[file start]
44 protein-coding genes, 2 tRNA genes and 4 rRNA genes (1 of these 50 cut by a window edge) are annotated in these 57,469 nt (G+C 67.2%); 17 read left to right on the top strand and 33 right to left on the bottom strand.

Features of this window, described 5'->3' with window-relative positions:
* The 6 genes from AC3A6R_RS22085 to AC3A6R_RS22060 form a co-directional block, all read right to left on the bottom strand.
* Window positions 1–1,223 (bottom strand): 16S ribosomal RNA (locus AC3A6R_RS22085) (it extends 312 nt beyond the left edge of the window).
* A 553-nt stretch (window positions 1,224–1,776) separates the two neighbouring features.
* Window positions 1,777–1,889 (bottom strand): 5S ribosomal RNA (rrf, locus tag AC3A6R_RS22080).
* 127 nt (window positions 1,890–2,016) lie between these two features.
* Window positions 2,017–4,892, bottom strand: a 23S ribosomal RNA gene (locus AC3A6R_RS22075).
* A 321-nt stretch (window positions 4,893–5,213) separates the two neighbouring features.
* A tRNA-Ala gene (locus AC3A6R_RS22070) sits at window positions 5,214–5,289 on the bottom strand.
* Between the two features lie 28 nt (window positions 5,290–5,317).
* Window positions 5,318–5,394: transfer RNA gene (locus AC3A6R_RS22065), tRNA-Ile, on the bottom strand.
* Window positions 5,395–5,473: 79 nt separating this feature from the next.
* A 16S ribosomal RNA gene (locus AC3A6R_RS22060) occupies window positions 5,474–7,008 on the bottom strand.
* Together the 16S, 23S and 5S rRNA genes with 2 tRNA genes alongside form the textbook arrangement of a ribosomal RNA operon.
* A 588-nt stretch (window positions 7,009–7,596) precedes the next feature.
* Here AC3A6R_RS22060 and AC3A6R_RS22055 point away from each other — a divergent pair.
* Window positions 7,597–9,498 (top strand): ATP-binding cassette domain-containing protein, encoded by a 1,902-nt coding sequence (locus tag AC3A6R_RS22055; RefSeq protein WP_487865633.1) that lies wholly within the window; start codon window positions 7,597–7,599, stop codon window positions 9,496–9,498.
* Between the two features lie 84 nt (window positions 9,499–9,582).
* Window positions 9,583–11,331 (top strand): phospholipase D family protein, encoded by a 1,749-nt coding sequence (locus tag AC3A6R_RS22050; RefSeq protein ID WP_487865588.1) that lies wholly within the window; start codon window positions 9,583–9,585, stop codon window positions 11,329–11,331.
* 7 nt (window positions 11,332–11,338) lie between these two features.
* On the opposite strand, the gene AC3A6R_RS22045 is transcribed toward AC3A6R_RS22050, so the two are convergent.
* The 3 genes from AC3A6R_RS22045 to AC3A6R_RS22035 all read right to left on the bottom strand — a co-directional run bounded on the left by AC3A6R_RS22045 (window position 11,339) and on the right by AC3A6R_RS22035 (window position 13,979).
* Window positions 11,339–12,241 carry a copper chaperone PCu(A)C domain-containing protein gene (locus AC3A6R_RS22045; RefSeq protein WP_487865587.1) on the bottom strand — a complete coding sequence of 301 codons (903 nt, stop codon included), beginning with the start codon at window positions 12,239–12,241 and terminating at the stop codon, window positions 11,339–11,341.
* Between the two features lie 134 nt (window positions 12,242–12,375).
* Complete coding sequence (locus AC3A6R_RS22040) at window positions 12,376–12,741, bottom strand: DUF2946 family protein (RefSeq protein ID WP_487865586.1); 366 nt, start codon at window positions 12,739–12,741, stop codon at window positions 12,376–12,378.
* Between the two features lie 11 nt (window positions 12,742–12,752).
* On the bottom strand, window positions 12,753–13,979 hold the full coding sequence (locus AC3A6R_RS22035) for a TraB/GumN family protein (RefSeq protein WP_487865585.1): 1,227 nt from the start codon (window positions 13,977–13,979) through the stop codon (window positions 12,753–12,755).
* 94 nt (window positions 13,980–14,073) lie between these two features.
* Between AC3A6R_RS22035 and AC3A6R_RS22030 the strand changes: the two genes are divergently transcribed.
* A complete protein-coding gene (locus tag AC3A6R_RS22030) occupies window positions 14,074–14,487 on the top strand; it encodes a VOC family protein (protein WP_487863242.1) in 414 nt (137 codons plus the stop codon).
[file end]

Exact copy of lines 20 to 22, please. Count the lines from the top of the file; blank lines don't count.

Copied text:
* Window positions 9,583–11,331 (top strand): phospholipase D family protein, encoded by a 1,749-nt coding sequence (locus tag AC3A6R_RS22050; RefSeq protein ID WP_487865588.1) that lies wholly within the window; start codon window positions 9,583–9,585, stop codon window positions 11,329–11,331.
* 7 nt (window positions 11,332–11,338) lie between these two features.
* On the opposite strand, the gene AC3A6R_RS22045 is transcribed toward AC3A6R_RS22050, so the two are convergent.